For "Bank Rate" read LIBOR: ie, one rationale for Bank of England policy was the need to control LIBOR in order to stabilise the financial system. I'm no fan of Bob Diamond, but it seems he was ousted precisely because his bank managed exactly what the Bank of England wanted to achieve and precisely what they were doing themselves. Okay, the "Old Lady" achieved this through covert policy mechanisms whereas Bob allegedly just resorted to outright fibbing, and Paul Tucker would, of course, be quite within his rights to insist the domains of monetary and fiscal policy should be the central bank's preserve. But where does policy stop and jiggery-pokery begin?

Maybe we should ask the American central bank, the Fed, which saw clean through LIBOR manipulation. They'd no doubt like to think this was because of greater sophistication. But maybe it just takes a thief to catch a thief. Former Fed chairman Alan Greenspan and his successor Ben Bernanke have jointly employed the widest range of fiscal and monetary tools in history. Yet how much of this was delivered with forked tongues? Greenspan played prudence cards long and loud, making a great deal out of hiking interest rates 0.25 per cent at a time. However, at the same time, he also created huge pools of additional liquidity and leverage in the system - surreptitiously undermining prudent monetary policy with wild, reckless fiscal policy.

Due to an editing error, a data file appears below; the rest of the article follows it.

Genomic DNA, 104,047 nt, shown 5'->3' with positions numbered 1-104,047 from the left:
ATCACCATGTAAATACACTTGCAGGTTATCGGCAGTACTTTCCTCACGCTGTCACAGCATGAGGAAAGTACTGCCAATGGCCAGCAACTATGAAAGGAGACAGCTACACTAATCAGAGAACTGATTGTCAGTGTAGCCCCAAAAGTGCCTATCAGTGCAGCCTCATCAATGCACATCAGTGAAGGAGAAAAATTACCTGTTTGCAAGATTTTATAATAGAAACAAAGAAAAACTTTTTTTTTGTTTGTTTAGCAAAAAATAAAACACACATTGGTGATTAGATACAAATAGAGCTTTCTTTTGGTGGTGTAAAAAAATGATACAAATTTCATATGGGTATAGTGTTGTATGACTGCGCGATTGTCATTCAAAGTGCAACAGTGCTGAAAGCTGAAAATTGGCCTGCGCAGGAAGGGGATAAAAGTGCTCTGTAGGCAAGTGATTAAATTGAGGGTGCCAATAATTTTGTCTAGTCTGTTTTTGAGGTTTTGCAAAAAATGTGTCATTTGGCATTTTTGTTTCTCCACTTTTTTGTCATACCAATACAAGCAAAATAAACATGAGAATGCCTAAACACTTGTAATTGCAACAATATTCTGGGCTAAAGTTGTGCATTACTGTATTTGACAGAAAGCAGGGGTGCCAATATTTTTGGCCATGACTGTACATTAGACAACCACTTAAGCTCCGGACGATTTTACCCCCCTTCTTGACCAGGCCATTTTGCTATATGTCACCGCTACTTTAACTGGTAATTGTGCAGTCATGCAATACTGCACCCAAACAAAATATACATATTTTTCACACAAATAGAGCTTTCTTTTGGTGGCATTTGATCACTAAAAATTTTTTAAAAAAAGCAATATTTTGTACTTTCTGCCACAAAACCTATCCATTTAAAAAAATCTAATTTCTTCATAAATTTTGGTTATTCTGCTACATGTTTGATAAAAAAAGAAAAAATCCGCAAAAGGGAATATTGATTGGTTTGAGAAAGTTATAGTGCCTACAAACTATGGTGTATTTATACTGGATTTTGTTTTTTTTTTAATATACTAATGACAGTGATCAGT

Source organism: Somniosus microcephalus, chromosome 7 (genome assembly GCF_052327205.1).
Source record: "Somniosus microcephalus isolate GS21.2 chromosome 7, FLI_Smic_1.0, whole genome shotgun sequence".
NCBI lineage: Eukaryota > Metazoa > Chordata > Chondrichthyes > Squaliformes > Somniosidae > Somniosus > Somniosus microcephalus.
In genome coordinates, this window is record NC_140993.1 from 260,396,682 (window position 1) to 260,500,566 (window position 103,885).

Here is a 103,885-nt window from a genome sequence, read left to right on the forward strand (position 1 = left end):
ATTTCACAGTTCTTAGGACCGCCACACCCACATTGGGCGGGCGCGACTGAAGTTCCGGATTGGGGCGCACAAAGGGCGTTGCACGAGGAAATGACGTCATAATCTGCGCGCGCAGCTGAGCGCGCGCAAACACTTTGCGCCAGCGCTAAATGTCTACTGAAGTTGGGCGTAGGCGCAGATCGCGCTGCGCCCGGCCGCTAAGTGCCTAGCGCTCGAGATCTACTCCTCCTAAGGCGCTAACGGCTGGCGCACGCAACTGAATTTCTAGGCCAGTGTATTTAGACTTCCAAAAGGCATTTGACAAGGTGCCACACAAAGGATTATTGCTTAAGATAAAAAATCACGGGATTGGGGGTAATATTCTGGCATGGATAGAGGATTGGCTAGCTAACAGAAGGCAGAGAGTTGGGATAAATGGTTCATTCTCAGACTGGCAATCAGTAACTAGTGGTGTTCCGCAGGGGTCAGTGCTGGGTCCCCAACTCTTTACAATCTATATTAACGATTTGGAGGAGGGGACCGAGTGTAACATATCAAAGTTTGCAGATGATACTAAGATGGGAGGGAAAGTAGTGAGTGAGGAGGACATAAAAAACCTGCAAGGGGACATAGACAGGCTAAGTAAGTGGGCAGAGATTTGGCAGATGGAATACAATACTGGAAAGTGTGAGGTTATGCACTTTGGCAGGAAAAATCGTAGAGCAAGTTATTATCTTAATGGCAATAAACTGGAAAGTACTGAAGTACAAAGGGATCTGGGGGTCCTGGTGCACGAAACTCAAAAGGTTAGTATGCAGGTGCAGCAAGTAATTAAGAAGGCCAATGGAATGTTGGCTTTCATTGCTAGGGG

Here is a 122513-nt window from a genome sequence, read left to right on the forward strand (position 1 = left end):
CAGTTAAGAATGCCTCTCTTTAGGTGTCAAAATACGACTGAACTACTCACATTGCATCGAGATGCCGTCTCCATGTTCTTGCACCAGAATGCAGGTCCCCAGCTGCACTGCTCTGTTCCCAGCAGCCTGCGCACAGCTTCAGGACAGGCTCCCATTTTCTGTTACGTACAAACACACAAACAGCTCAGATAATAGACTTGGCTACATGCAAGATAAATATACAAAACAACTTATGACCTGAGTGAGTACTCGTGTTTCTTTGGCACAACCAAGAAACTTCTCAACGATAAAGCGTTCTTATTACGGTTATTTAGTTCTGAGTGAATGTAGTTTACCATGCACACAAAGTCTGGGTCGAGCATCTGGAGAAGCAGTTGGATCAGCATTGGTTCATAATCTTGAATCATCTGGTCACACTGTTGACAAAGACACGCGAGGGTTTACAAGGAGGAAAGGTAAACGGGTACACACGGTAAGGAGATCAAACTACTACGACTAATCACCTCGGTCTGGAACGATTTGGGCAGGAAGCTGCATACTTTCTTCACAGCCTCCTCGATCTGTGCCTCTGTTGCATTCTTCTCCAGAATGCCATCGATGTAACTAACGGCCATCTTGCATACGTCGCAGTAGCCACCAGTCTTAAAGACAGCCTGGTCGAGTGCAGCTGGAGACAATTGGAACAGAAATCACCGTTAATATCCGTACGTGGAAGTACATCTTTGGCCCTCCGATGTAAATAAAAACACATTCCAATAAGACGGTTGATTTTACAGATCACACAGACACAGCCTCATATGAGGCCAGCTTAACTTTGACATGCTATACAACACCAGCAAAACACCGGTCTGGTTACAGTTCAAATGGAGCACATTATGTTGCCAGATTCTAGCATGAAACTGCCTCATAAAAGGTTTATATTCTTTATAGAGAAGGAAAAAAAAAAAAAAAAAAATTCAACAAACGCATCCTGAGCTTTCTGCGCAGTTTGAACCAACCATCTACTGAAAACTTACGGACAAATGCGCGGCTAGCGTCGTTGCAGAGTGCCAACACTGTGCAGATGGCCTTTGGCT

Bernanke meanwhile has been keenly justifying his prudent policies by reference to the Taylor Rule. Developed by Stanford economist John Taylor in 1993 this formula is designed to provide central banks with guidance on setting interest rates in response to changing economic conditions. Adherence to the Taylor Rule systematically reduces uncertainty, fostering predictable price stability and full employment. One of the key elements of the theory is that any rise or fall in inflation should at least be matched by relative increases or decreases in base interest rates, thereby dampening growth with higher interest rates when growth leads to inflation, or by stimulating economic activity (spending and investment) with rate cuts during periods of subdued growth.

In 1999, Taylor wrote a further paper hypothesising possible additions to his original theory, but subsequently discarded these changes on empirical grounds. Bernanke appropriated these briefly postulated changes to justify his policies, especially quantitative easing. Despite Taylor's disavowals, Bernanke continued to cite adherence to the Taylor Rule, patently aware that his policies constitute no such thing. Central bankers the world over have followed Bernanke, claiming to follow the prudent strictures of John Taylor's rule, while recklessly increasing money supply.

This kind of double standard is far removed from the Olympic ideal but it does somehow bring to mind Helen Stephens. Maybe the Olympic dream can inspire bankers and central bankers in the way it's clearly inspired Thailand's Olympians. Maybe bankers can behave less like Stanislawa Walasiewicz. I won't hold my breath on that, even as I enjoy London 2012!

Paul Gambles is managing partner and chief investment officer of MBMG G.